5.1 To make sustainable development a reality, it must be built into policies and decisions. This Strategy sets a broad framework to help that happen. But we also need specific measures to drive change, both at home and abroad.
5.2 The Government is putting sustainable development at the heart of every Government Department's work:
5.3 Following a commitment in the 1997 Labour Party Manifesto, the House of Commons established an Environmental Audit Committee to consider how policies and programmes of Government Departments and non-departmental public bodies contribute to environmental protection and sustainable development. The Government particularly welcomes the Committee's emerging practice of returning to topics to assess progress, and to identify where weaknesses still exist.
5.4 In future, whenever the Government creates a public body, it will consider whether to include sustainable development in its remit. It is reviewing the scope for including sustainable development as an objective of existing Departments and public bodies.
5.5 There are already appraisal systems which look separately at the economic, environmental, health, transport, regulatory and equal opportunities aspects of policies. The Government has strengthened mechanisms for environmental appraisal, including new policy guidance for Government Departments.1 It is committed to a better understanding of the impacts of policies on different groups in society, particularly women, ethnic minorities, and the disabled and ensuring that findings are taken into account in policy making.2
Road Proposals - new approach to appraisal
The Government has developed a new approach to the appraisal of road scheme proposals. Schemes, and other projects, are assessed against criteria of environmental impact; safety; economy; accessibility (to public transport services, for example); and integration with land use and other transport proposals and polices. This approach allows options for solving transport problems to be compared and decisions taken in the light of environmental, social and economic impacts. The new approach has been developed in consultation with English Nature, English Heritage, the Environment Agency and the former Countryside Commission (now Countryside Agency). Development is continuing so that it can be applied to other modes of transport.
5.6 For sustainable development to be achieved, economic, social and environmental impacts need to be considered together when policies are being devised or reviewed. The Modernising GovernmentWhite Paper commits the Government to produce and deliver an integrated system of impact assessment and appraisal tools in support of sustainable development, covering impacts on business, the environment, health and the needs of particular groups in society.3
The Women's Unit
In the past, women's views were often under-represented in policy making. The Minister for Women and the Women's Unit in the Cabinet Office now help to promote women's interests, and to communicate their concerns and insights. Many sustainable development issues are of particular concern to women - such as availability and safety of public transport, accessibility of facilities to parents with young children, and environmental health.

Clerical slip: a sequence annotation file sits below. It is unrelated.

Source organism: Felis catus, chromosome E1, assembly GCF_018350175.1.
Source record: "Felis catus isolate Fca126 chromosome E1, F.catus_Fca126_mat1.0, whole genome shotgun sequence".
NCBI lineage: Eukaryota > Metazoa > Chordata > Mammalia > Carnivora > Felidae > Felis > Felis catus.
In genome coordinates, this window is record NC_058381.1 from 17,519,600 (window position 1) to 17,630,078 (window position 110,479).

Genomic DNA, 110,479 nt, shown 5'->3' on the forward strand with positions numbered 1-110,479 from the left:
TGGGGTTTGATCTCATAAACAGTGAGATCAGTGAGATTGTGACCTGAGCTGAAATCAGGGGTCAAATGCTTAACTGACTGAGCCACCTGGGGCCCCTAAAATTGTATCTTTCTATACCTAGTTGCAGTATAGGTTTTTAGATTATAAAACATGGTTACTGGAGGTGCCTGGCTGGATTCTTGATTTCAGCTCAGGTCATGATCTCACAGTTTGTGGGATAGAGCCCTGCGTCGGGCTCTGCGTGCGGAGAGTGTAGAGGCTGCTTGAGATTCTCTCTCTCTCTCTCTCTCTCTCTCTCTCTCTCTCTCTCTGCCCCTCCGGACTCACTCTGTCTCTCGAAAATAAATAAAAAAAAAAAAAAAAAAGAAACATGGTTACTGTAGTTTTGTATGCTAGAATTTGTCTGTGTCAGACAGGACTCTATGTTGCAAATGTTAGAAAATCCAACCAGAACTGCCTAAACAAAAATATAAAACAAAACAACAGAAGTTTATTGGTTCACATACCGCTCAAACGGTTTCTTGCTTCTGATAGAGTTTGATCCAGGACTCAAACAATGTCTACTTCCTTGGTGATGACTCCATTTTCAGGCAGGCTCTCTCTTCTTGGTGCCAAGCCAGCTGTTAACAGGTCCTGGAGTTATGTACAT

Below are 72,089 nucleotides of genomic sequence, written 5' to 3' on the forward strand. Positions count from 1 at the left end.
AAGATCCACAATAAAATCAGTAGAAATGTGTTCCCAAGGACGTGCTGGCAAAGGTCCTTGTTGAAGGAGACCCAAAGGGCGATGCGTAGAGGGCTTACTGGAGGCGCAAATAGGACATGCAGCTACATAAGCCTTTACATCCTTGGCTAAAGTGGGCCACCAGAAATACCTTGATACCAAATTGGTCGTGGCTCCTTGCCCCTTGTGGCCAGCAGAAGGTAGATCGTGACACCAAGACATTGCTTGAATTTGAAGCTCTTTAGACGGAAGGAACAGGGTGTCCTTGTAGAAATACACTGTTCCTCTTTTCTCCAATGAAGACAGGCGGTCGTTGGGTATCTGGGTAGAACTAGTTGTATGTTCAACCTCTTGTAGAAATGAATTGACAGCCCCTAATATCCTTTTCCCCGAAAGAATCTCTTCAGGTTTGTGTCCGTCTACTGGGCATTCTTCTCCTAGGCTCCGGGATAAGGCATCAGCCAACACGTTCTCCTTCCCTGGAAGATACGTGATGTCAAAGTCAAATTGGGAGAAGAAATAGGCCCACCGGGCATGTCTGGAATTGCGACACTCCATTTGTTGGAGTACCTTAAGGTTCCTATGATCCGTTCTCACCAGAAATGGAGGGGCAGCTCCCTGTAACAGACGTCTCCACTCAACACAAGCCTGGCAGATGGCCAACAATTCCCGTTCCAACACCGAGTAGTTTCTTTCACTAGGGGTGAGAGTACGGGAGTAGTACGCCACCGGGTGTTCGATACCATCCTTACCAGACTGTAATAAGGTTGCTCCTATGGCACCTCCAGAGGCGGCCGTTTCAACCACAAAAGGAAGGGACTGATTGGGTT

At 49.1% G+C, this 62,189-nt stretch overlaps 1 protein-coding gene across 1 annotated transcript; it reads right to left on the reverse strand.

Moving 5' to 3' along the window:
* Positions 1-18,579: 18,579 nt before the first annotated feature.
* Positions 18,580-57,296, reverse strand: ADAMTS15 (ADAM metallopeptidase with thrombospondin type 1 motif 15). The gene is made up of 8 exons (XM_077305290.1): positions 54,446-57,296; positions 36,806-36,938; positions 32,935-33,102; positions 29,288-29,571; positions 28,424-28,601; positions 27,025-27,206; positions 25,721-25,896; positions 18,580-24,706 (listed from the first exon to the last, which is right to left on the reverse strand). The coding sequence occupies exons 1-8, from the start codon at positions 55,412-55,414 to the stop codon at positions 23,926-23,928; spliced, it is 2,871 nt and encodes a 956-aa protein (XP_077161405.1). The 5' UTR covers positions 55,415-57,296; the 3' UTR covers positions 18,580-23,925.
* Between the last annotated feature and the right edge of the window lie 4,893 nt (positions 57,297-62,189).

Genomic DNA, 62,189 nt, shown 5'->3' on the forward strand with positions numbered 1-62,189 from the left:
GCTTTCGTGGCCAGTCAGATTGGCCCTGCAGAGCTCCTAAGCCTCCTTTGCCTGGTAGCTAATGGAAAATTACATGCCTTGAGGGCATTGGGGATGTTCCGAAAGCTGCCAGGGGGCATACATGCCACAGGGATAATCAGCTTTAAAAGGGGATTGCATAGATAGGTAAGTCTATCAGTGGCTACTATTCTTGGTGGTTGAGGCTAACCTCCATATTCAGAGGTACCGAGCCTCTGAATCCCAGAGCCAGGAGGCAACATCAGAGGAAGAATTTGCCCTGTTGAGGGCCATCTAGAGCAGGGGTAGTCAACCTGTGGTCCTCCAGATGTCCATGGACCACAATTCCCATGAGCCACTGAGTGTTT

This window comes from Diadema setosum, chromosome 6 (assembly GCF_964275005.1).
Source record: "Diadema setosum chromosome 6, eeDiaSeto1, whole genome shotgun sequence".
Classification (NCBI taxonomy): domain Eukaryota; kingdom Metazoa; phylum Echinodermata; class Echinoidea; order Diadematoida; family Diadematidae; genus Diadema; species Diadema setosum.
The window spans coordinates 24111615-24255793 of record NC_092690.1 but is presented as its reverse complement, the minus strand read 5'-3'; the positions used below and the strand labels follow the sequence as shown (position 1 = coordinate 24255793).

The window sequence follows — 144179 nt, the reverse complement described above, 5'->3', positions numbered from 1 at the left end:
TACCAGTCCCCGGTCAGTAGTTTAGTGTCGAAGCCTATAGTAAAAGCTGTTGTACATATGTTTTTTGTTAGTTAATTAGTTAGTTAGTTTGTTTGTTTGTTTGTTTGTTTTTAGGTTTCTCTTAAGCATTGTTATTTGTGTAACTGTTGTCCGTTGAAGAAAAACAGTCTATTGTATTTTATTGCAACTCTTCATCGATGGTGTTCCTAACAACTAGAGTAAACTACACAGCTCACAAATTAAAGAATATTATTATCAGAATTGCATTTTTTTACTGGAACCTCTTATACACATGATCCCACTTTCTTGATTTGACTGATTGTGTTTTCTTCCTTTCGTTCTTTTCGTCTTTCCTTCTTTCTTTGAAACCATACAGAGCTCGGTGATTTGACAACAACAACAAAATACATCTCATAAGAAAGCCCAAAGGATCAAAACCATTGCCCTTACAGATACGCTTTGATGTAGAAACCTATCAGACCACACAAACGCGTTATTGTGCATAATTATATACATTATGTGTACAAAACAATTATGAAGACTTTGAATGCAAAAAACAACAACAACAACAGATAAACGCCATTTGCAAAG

Taxes, regulation and other policy instruments
5.7 The Government will explore the scope for using economic instruments, such as taxes and charges, to deliver more sustainable development. Such measures can promote change, innovation and efficiency, and higher environmental standards. They are a way to put the 'polluter pays' principle into practice, although care is needed to consider the impact on competitiveness and the social consequences: for example, ensuring that the price of essential goods like fuel or water does not lead to hardship for the least well-off.
5.8 Over time, the Government will aim to reform the tax system in ways which deliver a more dynamic economy and a cleaner environment: shifting taxes from 'goods' like employment, towards 'bads' such as pollution. It will consider carefully how revenues from taxes are used, although there are no firm rules.4 The 1999 Budget included the biggest ever package of tax reforms to protect the environment.
Economic instruments for sustainable development
The Government has taken several measures to secure more sustainable development through economic instruments, including:
5.9 Subsidies, including tax relief, also have a role in some circumstances: for example, the 1999 Budget increased funding for the Government's rural transport fund to £120 million for the next two years, to extend the range of public transport services in rural communities. But care is needed not to subsidise changes which would have happened anyway. The Government will aim to avoid 'perverse subsidies' which, in promoting one objective, work against sustainable development overall. Future reporting on the strategy will include measures taken on environmental taxes and subsidies.
5.10 Where new regulation is used, it will conform to the Government's principles of better regulation, so that it is targeted at the problem in hand; clear and simple to understand; applied consistently, proportionate to the problem and the circumstances of individual businesses, voluntary groups and others; and enforced effectively and constructively by a body accountable for its conduct.5 Those regulated need flexibility to find reliable, cost-effective ways to comply.
5.11 The Government will continue to consider the scope for voluntary agreements with industry. It has, for example, asked the aggregates industry to deliver an improved package of voluntary measures which address the significant environmental costs of aggregate extraction. If the industry is unable to deliver, then an aggregates tax will be imposed.
5.12 Which instrument is appropriate has to be determined on a case by case basis, taking account of economic, social and environmental consequences. The Government, for example, has decided not to proceed with a national tax or charges on water pollution since research has shown that this may not be the most effective way of securing targeted improvements in water quality. Often the best solution will be to mix instruments.
5.13 Where the aim of policy instruments is to limit pollution, it may sometimes be necessary for those producing the pollution to incur higher expenditure on abatement equipment. In the long term, however, the aim should be to move to cleaner processes, rather than adding on clean-up equipment. The new set of sustainable development indicators includes an indicator of expenditure on pollution abatement. Increases in such expenditure are not, in themselves, a sign of sustainable development. But such an indicator, if taken in context with other indicators, can help to show up unsustainable trends: for example, if abatement expenditure and pollution both continued to rise.
Mixing instruments for better outcomes
Information and involvement